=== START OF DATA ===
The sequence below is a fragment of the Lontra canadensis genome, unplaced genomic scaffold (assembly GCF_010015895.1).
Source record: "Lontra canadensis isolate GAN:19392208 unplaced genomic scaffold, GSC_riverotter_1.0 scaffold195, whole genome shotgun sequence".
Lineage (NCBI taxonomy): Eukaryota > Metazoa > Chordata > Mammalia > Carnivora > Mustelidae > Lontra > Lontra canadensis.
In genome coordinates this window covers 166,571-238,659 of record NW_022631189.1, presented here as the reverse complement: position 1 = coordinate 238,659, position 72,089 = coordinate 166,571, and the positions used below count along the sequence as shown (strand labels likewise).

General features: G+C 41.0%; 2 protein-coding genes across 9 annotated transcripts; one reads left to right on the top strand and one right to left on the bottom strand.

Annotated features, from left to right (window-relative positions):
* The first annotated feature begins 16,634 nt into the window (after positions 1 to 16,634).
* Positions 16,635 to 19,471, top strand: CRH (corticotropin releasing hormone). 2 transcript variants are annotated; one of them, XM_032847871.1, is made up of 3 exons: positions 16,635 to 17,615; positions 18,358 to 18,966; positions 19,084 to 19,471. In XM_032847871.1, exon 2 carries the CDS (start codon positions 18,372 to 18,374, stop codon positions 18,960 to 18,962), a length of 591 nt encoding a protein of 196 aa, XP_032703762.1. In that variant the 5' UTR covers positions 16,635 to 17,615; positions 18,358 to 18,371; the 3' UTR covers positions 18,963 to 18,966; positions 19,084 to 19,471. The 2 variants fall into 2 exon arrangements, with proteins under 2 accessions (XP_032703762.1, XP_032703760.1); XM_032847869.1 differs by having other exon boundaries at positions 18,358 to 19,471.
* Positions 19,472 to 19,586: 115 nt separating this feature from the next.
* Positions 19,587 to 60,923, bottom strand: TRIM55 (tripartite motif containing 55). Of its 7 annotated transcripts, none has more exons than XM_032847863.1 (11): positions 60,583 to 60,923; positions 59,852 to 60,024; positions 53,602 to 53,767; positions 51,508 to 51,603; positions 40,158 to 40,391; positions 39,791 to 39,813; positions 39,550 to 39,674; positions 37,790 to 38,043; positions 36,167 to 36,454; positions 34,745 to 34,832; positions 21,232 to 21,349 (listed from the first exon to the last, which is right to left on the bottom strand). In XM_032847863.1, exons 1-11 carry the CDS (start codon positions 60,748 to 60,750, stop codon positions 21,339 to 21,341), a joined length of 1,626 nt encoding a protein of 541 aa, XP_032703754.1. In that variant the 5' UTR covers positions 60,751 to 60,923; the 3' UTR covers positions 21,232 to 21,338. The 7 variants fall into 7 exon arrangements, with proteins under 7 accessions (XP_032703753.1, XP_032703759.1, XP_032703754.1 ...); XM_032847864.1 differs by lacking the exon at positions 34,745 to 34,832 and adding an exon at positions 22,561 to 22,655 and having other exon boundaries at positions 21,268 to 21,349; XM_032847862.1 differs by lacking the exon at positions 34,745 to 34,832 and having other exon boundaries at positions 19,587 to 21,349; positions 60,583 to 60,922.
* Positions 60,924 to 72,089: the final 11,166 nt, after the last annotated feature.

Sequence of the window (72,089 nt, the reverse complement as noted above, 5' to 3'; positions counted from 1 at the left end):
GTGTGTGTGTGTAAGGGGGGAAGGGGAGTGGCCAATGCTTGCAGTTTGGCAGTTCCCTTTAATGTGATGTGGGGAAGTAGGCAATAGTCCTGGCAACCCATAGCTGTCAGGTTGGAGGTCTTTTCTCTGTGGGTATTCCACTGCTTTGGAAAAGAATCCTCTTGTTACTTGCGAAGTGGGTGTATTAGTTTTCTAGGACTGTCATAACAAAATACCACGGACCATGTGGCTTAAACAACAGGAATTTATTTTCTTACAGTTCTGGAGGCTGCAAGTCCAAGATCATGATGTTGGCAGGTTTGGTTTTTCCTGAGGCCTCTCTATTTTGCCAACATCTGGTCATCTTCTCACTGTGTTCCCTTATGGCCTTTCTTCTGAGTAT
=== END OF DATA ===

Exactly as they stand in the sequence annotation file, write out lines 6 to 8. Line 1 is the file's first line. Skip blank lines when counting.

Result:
Annotated features, from left to right (window-relative positions):
* The first annotated feature begins 16,634 nt into the window (after positions 1 to 16,634).
* Positions 16,635 to 19,471, top strand: CRH (corticotropin releasing hormone). 2 transcript variants are annotated; one of them, XM_032847871.1, is made up of 3 exons: positions 16,635 to 17,615; positions 18,358 to 18,966; positions 19,084 to 19,471. In XM_032847871.1, exon 2 carries the CDS (start codon positions 18,372 to 18,374, stop codon positions 18,960 to 18,962), a length of 591 nt encoding a protein of 196 aa, XP_032703762.1. In that variant the 5' UTR covers positions 16,635 to 17,615; positions 18,358 to 18,371; the 3' UTR covers positions 18,963 to 18,966; positions 19,084 to 19,471. The 2 variants fall into 2 exon arrangements, with proteins under 2 accessions (XP_032703762.1, XP_032703760.1); XM_032847869.1 differs by having other exon boundaries at positions 18,358 to 19,471.